California’s November 2 election is going to receive national attention. Not just because of two high-profile races at the top of the Republican and Democratic tickets – Governor and U.S. Senate – but because of marijuana.
Proposition 19, the first of nine November ballot measures, would allow cities and counties to adopt ordinances that license and regulate the “cultivation, processing, distribution, transportation and sale of marijuana” which some estimates say could raise up to $1.4 billion annually.
“There will be national media interest and public curiosity so the question is how much the campaigns will work to engage voters,” said Mark Baldassare, president and chief pollster of the Public Policy Institute of California. “Will the ‘yes’ side seek to mobilize young voters who are more inclined to support legalization? Will the ‘no’ side counter with efforts to get out the vote among older voters less inclined to support legalization?”
Supporters of Proposition 19 say the initiative will draw a different kind of voter. “Our research shows that a large number of occasional voters, particularly younger voters, will show up at the polls specifically to vote for this initiative,” said Dan Newman, a spokesman for the “yes” campaign. “Because these are low-propensity voters, most polling — even though all show the initiative leading — actually undercounts our support,” Newman said. “This initiative can be a strong driver of turnout among younger voters, newer voters, Democrats and independents.”
Asked at the state Democratic Party convention in April how Democrats can re-energize President Obama voters from 2008, Party Chair John Burton replied: “Pot.” Not arguing the merits of legalization, Burton said the ballot measure “will turn out people.”
And what those voters will find are nine measures that make it easier to pass a budget, more difficult to balance one, and a choice over who is allowed to draw legislative districts’ lines – lawmakers themselves or a 14-member commission, among other things.
Proposition 18, an $11.4 billion water bond, is likely being moved to the 2012 ballot. Supporters fear that the state’s economic climate and voter mood would doom its passage in November.
“Usually when there are interesting and diverse ballot measures, turnout goes up over what it is in a normal gubernatorial race,” said Mark DiCamillo, director of the Field Poll. Presidential elections always have higher turnout. A record 13.7 million Californians voted in November 2008 – nearly 80 percent of registered voters. In 2004, 12.6 million Californians went to the polls. In the last gubernatorial election in 2006, only 48 percent of registered voters participated. Less than one-third of registered voters cast ballots in this June’s primary.
As it has been for several decades, the ballot has become a high-stakes battleground for interest groups. What can’t be accomplished in the Legislature or won from the administration gets placed directly before voters.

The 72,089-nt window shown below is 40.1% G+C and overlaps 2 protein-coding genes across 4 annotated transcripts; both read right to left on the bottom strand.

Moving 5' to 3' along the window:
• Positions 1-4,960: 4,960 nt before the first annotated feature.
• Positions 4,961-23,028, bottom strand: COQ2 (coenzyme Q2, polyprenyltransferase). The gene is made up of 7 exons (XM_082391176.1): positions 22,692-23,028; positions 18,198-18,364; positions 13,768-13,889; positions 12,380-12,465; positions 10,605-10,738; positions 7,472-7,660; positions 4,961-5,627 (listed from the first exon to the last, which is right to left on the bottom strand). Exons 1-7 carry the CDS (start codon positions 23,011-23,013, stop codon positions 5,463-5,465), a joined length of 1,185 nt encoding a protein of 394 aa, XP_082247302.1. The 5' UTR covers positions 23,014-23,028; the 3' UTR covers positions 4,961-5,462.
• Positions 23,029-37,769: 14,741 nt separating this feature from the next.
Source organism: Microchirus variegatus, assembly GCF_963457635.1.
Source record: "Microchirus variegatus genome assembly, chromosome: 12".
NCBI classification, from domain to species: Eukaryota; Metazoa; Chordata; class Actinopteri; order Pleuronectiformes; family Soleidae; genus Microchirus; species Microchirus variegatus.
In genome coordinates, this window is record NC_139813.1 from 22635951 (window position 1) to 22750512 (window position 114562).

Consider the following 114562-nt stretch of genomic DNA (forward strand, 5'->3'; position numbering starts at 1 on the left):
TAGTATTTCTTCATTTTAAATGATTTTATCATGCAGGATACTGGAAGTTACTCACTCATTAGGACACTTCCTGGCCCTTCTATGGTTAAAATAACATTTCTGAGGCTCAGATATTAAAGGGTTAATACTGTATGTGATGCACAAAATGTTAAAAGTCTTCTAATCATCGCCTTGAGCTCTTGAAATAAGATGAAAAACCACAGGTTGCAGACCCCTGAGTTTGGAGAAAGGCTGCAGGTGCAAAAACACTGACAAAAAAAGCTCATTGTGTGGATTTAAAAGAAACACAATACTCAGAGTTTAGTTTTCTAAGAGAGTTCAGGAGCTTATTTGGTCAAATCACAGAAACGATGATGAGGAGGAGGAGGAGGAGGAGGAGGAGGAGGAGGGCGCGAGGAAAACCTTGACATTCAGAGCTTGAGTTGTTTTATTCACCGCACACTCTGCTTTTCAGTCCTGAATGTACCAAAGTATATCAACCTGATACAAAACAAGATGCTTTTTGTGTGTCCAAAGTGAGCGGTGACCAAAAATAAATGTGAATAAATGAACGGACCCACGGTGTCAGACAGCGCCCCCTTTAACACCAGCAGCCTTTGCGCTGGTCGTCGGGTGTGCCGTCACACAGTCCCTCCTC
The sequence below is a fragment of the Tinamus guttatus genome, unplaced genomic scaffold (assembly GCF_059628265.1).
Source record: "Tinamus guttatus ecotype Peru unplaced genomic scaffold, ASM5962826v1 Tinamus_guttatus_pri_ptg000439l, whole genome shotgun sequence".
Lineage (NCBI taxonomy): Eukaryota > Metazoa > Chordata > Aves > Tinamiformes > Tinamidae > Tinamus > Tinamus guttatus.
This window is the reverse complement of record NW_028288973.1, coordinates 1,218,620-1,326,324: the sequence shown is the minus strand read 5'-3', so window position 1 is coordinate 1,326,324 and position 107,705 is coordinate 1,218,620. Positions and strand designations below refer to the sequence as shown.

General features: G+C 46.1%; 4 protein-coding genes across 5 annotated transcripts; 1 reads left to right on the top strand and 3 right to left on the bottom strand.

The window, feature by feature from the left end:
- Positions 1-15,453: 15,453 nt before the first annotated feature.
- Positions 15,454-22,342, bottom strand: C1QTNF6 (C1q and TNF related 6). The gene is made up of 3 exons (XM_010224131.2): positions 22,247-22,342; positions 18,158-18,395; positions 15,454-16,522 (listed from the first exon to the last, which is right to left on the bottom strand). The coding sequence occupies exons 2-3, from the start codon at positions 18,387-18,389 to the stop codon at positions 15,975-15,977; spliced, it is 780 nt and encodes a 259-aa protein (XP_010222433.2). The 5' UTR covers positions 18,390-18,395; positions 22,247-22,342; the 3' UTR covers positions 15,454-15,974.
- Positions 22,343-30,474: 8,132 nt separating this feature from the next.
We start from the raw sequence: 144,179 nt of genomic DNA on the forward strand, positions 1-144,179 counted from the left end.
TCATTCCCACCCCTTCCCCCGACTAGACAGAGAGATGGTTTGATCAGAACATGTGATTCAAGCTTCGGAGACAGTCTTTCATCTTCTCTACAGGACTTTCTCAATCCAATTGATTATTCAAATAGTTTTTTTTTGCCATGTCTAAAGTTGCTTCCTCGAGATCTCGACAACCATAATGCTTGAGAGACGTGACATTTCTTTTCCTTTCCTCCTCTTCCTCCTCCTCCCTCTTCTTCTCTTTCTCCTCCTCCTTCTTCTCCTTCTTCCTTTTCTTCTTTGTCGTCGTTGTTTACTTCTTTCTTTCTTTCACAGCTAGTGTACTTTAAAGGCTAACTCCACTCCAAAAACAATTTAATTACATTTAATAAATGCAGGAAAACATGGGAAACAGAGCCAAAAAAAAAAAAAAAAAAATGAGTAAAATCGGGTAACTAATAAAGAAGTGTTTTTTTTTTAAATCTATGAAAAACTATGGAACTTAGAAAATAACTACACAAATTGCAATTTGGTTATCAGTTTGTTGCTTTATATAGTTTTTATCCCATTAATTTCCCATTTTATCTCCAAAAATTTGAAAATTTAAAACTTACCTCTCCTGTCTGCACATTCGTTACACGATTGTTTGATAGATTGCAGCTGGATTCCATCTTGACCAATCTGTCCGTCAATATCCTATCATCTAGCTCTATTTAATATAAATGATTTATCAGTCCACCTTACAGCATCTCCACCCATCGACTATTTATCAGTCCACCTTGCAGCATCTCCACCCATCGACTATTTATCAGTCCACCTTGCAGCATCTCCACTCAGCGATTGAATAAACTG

Democrats, who hold comfortable margins in both the Assembly and the Senate, have long sought a majority vote for the budget because their numbers fall short of the two-thirds now required. Proposition 25 would lower the approval threshold to a simple majority for passage of a budget but keep it at two-thirds for tax increases. Lawmakers would forfeit their pay for every day after June 15 they have not sent a budget to the governor.
“It only addresses half the question,” said Jean Ross, director of the California Budget Project. “It makes it easier deciding what you’re going to spend but not where the income comes from.” Opposing Proposition 25 will be business groups, likely including the California Chamber of Commerce, who prefer the two-thirds requirement because it gives their Republican allies leverage. Business groups also worry that the way the measure is written could allow taxes proposed as part of the budget to be approved on a majority vote as well.
The Chamber is sponsoring another measure, Proposition 26, which would make it more difficult to impose or increase fees, which require only a majority vote. Taxes require a two-thirds vote under Proposition 13, the landmark property tax initiative approved in 1978. “Any change in state statute which results in any taxpayer paying a higher tax must be imposed by an act passed by not less than two-thirds of all members elected to each of the two houses of the Legislature,” is what Proposition 26 would require. “This doesn’t tie up state programs or dictate spending,” said Allan Zaremberg, the Chamber’s president. “This clarifies that Proposition 13 says a tax requires a two-thirds vote and we’re clarifying what a fee is since it wasn’t mentioned in Proposition 13.”